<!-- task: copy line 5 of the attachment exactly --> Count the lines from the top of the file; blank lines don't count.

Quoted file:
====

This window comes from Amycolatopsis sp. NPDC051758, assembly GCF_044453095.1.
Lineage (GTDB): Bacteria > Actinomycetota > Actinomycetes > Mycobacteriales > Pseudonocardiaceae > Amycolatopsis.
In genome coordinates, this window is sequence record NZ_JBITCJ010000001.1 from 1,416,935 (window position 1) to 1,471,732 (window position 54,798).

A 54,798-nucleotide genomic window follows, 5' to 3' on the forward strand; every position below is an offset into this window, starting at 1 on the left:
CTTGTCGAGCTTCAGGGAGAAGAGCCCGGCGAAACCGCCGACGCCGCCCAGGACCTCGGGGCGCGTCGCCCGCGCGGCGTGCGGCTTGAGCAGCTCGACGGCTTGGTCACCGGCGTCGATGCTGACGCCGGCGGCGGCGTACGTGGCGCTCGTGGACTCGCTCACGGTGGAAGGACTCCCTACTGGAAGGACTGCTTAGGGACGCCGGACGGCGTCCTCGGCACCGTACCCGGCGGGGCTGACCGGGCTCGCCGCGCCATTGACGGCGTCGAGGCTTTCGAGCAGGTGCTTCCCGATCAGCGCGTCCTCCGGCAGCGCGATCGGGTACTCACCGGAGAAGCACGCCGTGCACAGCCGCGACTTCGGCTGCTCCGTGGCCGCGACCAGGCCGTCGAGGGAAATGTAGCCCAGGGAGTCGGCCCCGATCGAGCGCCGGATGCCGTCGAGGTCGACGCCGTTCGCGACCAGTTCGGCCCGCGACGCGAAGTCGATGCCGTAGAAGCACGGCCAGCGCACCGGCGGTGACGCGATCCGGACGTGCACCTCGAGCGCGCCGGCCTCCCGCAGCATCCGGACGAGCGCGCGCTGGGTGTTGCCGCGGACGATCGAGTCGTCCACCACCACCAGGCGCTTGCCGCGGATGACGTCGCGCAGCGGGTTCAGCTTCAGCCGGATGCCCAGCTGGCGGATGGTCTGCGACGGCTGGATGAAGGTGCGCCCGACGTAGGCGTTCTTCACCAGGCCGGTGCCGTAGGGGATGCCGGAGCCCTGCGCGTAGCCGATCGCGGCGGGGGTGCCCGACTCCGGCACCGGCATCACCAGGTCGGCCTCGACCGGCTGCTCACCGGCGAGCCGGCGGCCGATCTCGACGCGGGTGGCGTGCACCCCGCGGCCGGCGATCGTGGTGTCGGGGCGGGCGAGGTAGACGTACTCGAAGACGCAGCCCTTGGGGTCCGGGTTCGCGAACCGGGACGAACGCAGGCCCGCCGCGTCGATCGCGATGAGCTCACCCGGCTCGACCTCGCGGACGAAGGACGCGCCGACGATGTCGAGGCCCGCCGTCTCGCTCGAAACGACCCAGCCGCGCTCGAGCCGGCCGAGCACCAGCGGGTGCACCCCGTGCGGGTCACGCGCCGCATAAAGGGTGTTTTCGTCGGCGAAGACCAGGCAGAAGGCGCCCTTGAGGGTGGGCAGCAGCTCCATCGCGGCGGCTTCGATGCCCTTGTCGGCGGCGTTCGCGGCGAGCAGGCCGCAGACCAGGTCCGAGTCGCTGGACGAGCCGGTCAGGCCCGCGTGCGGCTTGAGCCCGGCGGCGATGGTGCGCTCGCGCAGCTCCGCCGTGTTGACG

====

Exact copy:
CTTGTCGAGCTTCAGGGAGAAGAGCCCGGCGAAACCGCCGACGCCGCCCAGGACCTCGGGGCGCGTCGCCCGCGCGGCGTGCGGCTTGAGCAGCTCGACGGCTTGGTCACCGGCGTCGATGCTGACGCCGGCGGCGGCGTACGTGGCGCTCGTGGACTCGCTCACGGTGGAAGGACTCCCTACTGGAAGGACTGCTTAGGGACGCCGGACGGCGTCCTCGGCACCGTACCCGGCGGGGCTGACCGGGCTCGCCGCGCCATTGACGGCGTCGAGGCTTTCGAGCAGGTGCTTCCCGATCAGCGCGTCCTCCGGCAGCGCGATCGGGTACTCACCGGAGAAGCACGCCGTGCACAGCCGCGACTTCGGCTGCTCCGTGGCCGCGACCAGGCCGTCGAGGGAAATGTAGCCCAGGGAGTCGGCCCCGATCGAGCGCCGGATGCCGTCGAGGTCGACGCCGTTCGCGACCAGTTCGGCCCGCGACGCGAAGTCGATGCCGTAGAAGCACGGCCAGCGCACCGGCGGTGACGCGATCCGGACGTGCACCTCGAGCGCGCCGGCCTCCCGCAGCATCCGGACGAGCGCGCGCTGGGTGTTGCCGCGGACGATCGAGTCGTCCACCACCACCAGGCGCTTGCCGCGGATGACGTCGCGCAGCGGGTTCAGCTTCAGCCGGATGCCCAGCTGGCGGATGGTCTGCGACGGCTGGATGAAGGTGCGCCCGACGTAGGCGTTCTTCACCAGGCCGGTGCCGTAGGGGATGCCGGAGCCCTGCGCGTAGCCGATCGCGGCGGGGGTGCCCGACTCCGGCACCGGCATCACCAGGTCGGCCTCGACCGGCTGCTCACCGGCGAGCCGGCGGCCGATCTCGACGCGGGTGGCGTGCACCCCGCGGCCGGCGATCGTGGTGTCGGGGCGGGCGAGGTAGACGTACTCGAAGACGCAGCCCTTGGGGTCCGGGTTCGCGAACCGGGACGAACGCAGGCCCGCCGCGTCGATCGCGATGAGCTCACCCGGCTCGACCTCGCGGACGAAGGACGCGCCGACGATGTCGAGGCCCGCCGTCTCGCTCGAAACGACCCAGCCGCGCTCGAGCCGGCCGAGCACCAGCGGGTGCACCCCGTGCGGGTCACGCGCCGCATAAAGGGTGTTTTCGTCGGCGAAGACCAGGCAGAAGGCGCCCTTGAGGGTGGGCAGCAGCTCCATCGCGGCGGCTTCGATGCCCTTGTCGGCGGCGTTCGCGGCGAGCAGGCCGCAGACCAGGTCCGAGTCGCTGGACGAGCCGGTCAGGCCCGCGTGCGGCTTGAGCCCGGCGGCGATGGTGCGCTCGCGCAGCTCCGCCGTGTTGACG